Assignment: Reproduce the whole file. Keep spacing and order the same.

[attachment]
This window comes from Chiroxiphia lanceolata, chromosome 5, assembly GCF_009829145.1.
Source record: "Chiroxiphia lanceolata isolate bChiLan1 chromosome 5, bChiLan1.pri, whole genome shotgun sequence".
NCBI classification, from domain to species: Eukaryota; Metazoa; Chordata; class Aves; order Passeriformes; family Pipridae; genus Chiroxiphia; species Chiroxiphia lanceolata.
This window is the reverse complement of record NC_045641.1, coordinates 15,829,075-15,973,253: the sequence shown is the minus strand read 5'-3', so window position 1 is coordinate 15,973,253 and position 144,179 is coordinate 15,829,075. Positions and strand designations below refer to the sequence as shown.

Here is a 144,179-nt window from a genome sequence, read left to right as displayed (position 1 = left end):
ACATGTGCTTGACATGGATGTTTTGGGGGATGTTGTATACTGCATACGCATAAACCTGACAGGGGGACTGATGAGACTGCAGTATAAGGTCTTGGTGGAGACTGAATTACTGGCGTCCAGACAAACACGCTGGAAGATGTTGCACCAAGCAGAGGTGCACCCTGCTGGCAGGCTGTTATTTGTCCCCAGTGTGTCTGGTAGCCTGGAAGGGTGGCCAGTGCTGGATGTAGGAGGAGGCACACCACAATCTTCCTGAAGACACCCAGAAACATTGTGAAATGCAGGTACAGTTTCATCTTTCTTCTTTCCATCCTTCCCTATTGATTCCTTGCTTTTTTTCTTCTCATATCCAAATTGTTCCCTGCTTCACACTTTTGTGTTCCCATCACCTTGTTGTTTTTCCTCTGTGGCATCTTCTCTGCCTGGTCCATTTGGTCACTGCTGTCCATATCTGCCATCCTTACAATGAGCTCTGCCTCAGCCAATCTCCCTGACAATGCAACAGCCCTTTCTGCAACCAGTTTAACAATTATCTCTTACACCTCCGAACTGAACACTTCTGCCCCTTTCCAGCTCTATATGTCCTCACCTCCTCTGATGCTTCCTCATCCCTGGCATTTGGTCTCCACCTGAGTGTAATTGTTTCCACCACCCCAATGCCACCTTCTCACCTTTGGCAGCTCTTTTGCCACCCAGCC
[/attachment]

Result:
This window comes from Chiroxiphia lanceolata, chromosome 5, assembly GCF_009829145.1.
Source record: "Chiroxiphia lanceolata isolate bChiLan1 chromosome 5, bChiLan1.pri, whole genome shotgun sequence".
NCBI classification, from domain to species: Eukaryota; Metazoa; Chordata; class Aves; order Passeriformes; family Pipridae; genus Chiroxiphia; species Chiroxiphia lanceolata.
This window is the reverse complement of record NC_045641.1, coordinates 15,829,075-15,973,253: the sequence shown is the minus strand read 5'-3', so window position 1 is coordinate 15,973,253 and position 144,179 is coordinate 15,829,075. Positions and strand designations below refer to the sequence as shown.

Here is a 144,179-nt window from a genome sequence, read left to right as displayed (position 1 = left end):
ACATGTGCTTGACATGGATGTTTTGGGGGATGTTGTATACTGCATACGCATAAACCTGACAGGGGGACTGATGAGACTGCAGTATAAGGTCTTGGTGGAGACTGAATTACTGGCGTCCAGACAAACACGCTGGAAGATGTTGCACCAAGCAGAGGTGCACCCTGCTGGCAGGCTGTTATTTGTCCCCAGTGTGTCTGGTAGCCTGGAAGGGTGGCCAGTGCTGGATGTAGGAGGAGGCACACCACAATCTTCCTGAAGACACCCAGAAACATTGTGAAATGCAGGTACAGTTTCATCTTTCTTCTTTCCATCCTTCCCTATTGATTCCTTGCTTTTTTTCTTCTCATATCCAAATTGTTCCCTGCTTCACACTTTTGTGTTCCCATCACCTTGTTGTTTTTCCTCTGTGGCATCTTCTCTGCCTGGTCCATTTGGTCACTGCTGTCCATATCTGCCATCCTTACAATGAGCTCTGCCTCAGCCAATCTCCCTGACAATGCAACAGCCCTTTCTGCAACCAGTTTAACAATTATCTCTTACACCTCCGAACTGAACACTTCTGCCCCTTTCCAGCTCTATATGTCCTCACCTCCTCTGATGCTTCCTCATCCCTGGCATTTGGTCTCCACCTGAGTGTAATTGTTTCCACCACCCCAATGCCACCTTCTCACCTTTGGCAGCTCTTTTGCCACCCAGCC